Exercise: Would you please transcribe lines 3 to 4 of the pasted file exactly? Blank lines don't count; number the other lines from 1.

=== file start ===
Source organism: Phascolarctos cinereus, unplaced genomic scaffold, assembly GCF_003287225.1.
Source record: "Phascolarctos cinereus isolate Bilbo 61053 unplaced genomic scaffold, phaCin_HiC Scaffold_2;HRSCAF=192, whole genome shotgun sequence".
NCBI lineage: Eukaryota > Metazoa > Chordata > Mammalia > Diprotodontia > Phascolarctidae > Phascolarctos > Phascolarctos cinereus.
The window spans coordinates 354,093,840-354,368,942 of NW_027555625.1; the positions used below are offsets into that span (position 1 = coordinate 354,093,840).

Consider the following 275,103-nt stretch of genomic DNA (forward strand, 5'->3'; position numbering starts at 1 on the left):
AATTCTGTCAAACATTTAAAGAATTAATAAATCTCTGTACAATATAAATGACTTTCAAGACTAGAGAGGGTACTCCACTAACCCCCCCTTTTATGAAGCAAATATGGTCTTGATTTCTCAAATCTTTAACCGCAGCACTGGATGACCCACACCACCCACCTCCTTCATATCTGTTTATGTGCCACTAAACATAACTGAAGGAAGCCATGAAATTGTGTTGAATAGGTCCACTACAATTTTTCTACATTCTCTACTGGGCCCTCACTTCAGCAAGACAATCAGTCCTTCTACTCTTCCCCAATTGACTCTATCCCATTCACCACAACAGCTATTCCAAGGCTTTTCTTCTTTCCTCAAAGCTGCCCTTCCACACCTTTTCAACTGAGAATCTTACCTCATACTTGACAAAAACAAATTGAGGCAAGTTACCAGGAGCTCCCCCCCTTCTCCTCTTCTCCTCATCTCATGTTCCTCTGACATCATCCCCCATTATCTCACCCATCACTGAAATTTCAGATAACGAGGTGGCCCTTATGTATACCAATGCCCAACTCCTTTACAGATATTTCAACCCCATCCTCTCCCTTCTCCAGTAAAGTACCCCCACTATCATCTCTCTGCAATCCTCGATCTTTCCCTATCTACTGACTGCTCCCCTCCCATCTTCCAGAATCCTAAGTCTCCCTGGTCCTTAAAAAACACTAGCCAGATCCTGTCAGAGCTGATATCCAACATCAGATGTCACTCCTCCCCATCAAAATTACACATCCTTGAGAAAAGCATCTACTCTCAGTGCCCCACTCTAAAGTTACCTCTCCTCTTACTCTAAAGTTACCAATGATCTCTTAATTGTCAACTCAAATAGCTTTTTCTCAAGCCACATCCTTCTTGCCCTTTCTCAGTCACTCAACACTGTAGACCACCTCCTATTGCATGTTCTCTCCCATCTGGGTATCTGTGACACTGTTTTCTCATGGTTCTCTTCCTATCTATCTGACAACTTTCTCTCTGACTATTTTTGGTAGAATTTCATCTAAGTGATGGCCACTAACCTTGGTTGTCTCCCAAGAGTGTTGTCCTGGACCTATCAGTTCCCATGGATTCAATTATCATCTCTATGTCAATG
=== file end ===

NCBI lineage: Eukaryota > Metazoa > Chordata > Mammalia > Diprotodontia > Phascolarctidae > Phascolarctos > Phascolarctos cinereus.
The window spans coordinates 354,093,840-354,368,942 of NW_027555625.1; the positions used below are offsets into that span (position 1 = coordinate 354,093,840).